Shimá (My Mama) was nine months pregnant with me during the summer of 1973. It was late August and my due date was fast approaching. Shimásání (my maternal grandma) was so excited for me to arrive, her very first grand baby. Shimásání was a talented rug weaver. Shimásání worked diligently on this rug masterpiece for me, so I could have clothes and diapers. The design consist of three desert horned lizards with stalks of corn between them. Shimásání sold it for a mere one hundred dollars to a trader in Waterflow, New Mexico. After selling the beautiful rug they went into town. Shimásání dóó Shimá went shopping for swaddle blankets, onesies, and diapers. I'm not sure who took the photo. It might have been by one of my uncles, Keiter or Peter.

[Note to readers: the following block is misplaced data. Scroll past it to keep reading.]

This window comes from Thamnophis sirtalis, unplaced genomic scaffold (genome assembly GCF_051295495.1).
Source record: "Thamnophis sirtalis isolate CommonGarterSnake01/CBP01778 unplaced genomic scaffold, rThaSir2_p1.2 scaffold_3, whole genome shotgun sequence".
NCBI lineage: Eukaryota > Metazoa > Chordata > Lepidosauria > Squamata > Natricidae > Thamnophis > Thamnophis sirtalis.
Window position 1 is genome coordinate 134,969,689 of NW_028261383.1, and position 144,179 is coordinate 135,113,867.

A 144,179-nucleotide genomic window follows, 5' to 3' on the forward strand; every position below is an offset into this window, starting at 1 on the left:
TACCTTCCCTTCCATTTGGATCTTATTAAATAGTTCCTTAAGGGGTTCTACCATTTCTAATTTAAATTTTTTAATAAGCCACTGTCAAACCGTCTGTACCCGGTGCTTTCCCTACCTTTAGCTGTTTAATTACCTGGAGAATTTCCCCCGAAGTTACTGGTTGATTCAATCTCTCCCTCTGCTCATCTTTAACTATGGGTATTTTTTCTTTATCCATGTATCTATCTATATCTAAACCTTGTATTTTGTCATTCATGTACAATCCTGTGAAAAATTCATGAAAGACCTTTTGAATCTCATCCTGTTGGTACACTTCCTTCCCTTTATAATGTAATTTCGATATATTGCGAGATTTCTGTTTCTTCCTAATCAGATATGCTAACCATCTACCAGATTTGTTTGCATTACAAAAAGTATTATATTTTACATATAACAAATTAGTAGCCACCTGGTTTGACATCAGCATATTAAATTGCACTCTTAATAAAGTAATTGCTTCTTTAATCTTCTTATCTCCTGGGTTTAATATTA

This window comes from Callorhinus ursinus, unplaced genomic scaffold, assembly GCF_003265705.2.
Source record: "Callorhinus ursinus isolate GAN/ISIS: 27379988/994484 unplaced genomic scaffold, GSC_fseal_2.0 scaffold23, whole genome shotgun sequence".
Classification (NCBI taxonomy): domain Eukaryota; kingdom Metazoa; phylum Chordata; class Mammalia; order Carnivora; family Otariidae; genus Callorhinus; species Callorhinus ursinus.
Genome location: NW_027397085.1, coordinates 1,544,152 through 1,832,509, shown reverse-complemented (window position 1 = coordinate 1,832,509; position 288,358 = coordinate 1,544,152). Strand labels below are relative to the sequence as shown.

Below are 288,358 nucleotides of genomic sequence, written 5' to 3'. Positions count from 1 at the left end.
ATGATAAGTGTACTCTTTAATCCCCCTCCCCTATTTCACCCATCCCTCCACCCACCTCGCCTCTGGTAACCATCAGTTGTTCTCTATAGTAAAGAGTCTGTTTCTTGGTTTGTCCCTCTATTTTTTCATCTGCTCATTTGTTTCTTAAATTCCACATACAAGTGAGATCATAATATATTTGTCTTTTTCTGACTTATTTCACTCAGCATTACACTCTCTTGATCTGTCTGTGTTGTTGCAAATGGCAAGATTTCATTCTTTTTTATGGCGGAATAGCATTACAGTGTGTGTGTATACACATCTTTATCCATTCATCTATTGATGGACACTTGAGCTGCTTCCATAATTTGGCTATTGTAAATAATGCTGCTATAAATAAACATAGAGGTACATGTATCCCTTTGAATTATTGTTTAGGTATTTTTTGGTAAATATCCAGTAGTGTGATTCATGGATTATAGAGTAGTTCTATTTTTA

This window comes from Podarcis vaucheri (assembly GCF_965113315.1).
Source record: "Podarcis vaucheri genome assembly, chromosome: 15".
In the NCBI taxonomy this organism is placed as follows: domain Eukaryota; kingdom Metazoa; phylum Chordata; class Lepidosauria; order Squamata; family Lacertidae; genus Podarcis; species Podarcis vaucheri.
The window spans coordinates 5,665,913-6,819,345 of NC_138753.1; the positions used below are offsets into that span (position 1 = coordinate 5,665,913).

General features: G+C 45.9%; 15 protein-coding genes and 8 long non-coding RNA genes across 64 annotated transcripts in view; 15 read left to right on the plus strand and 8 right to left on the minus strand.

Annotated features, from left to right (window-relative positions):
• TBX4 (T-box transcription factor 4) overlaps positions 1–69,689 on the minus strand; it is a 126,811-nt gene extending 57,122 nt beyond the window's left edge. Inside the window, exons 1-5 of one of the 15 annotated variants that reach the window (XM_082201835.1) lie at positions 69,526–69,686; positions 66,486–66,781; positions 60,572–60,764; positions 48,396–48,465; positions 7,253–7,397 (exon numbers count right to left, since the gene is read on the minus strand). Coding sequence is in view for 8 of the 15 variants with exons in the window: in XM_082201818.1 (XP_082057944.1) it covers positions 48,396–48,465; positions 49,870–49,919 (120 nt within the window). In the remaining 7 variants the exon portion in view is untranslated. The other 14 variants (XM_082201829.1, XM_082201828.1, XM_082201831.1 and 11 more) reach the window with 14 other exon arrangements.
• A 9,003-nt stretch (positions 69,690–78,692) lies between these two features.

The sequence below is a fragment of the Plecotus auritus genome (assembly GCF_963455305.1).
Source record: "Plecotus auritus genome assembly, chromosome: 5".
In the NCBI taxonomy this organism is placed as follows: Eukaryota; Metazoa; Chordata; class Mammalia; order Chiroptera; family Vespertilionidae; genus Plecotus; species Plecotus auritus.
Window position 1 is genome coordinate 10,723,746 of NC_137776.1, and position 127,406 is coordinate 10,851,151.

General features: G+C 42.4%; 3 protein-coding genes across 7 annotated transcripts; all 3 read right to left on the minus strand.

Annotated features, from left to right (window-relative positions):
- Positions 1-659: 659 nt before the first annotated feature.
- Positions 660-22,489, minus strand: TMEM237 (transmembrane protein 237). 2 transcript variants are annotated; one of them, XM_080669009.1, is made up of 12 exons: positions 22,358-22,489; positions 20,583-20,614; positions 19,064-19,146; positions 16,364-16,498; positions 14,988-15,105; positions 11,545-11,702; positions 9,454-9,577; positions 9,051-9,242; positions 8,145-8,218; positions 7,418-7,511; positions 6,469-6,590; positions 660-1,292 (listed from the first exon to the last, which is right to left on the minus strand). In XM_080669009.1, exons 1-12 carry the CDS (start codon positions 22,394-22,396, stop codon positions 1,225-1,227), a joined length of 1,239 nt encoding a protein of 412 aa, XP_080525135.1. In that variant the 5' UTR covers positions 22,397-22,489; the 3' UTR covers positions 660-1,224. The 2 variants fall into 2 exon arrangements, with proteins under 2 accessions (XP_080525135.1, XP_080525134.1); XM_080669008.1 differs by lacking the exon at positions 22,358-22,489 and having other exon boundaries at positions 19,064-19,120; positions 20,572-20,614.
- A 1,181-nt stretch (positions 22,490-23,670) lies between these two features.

I was going home for the very first time in Shicheii’s (my maternal grandpa) 1968 blue Ford pick-up truck. Shicheii dóó shimásání drove shimá and me back to Oaksprings. Shizhé'é (My Dad) was busy working at his new job in Farmington and couldn't afford paternity leave. Anyhoo, going home was a little rough for me as a baby. The road to Red Valley was still a dirt road. Somewhere near Mittenrock, shicheii's Ford got stuck in a sandy arroyo. Shicheii who was still strong and brawny, rolled up his sleeves, took off his brown felt hat and circled his truck. He then grabbed a shovel from the back of his pick-up truck and started digging us out of the sandy trap. Shimásání dóó Shimá kept me cool under the shade of tall arroyo brushes. Shicheii, our hero, got us unstuck and we continued onward. I love this story. My parents were very young when I was born and shimásání dóó shicheii helped raise me. I am forever grateful to them. So, on my birthday, I honor them with this story. Ahéhee'. OX Jenny